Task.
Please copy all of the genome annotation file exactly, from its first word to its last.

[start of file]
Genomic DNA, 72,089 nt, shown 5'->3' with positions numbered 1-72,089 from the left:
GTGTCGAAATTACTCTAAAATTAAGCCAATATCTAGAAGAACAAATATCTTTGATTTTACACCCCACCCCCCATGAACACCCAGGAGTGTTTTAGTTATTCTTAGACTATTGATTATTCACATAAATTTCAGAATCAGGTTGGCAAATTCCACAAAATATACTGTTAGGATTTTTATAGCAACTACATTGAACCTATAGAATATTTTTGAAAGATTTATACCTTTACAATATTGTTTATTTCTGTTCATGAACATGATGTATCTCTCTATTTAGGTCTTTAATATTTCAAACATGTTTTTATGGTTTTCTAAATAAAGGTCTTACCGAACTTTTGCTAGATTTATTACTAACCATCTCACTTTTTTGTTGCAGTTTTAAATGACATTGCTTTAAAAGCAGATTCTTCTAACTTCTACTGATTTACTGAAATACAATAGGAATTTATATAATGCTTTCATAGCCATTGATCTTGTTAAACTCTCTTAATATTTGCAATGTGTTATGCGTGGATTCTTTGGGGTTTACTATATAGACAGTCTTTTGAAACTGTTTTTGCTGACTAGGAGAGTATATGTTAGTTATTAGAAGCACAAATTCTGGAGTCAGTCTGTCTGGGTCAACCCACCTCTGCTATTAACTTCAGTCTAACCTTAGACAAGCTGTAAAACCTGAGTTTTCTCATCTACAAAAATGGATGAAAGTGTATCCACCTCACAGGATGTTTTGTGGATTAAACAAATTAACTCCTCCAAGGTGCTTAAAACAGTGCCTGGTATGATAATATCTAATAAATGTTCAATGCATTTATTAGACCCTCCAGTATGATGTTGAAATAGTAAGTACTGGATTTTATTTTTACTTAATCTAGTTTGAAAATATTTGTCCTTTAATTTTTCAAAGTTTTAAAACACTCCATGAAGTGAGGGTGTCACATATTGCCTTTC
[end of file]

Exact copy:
Genomic DNA, 72,089 nt, shown 5'->3' with positions numbered 1-72,089 from the left:
GTGTCGAAATTACTCTAAAATTAAGCCAATATCTAGAAGAACAAATATCTTTGATTTTACACCCCACCCCCCATGAACACCCAGGAGTGTTTTAGTTATTCTTAGACTATTGATTATTCACATAAATTTCAGAATCAGGTTGGCAAATTCCACAAAATATACTGTTAGGATTTTTATAGCAACTACATTGAACCTATAGAATATTTTTGAAAGATTTATACCTTTACAATATTGTTTATTTCTGTTCATGAACATGATGTATCTCTCTATTTAGGTCTTTAATATTTCAAACATGTTTTTATGGTTTTCTAAATAAAGGTCTTACCGAACTTTTGCTAGATTTATTACTAACCATCTCACTTTTTTGTTGCAGTTTTAAATGACATTGCTTTAAAAGCAGATTCTTCTAACTTCTACTGATTTACTGAAATACAATAGGAATTTATATAATGCTTTCATAGCCATTGATCTTGTTAAACTCTCTTAATATTTGCAATGTGTTATGCGTGGATTCTTTGGGGTTTACTATATAGACAGTCTTTTGAAACTGTTTTTGCTGACTAGGAGAGTATATGTTAGTTATTAGAAGCACAAATTCTGGAGTCAGTCTGTCTGGGTCAACCCACCTCTGCTATTAACTTCAGTCTAACCTTAGACAAGCTGTAAAACCTGAGTTTTCTCATCTACAAAAATGGATGAAAGTGTATCCACCTCACAGGATGTTTTGTGGATTAAACAAATTAACTCCTCCAAGGTGCTTAAAACAGTGCCTGGTATGATAATATCTAATAAATGTTCAATGCATTTATTAGACCCTCCAGTATGATGTTGAAATAGTAAGTACTGGATTTTATTTTTACTTAATCTAGTTTGAAAATATTTGTCCTTTAATTTTTCAAAGTTTTAAAACACTCCATGAAGTGAGGGTGTCACATATTGCCTTTC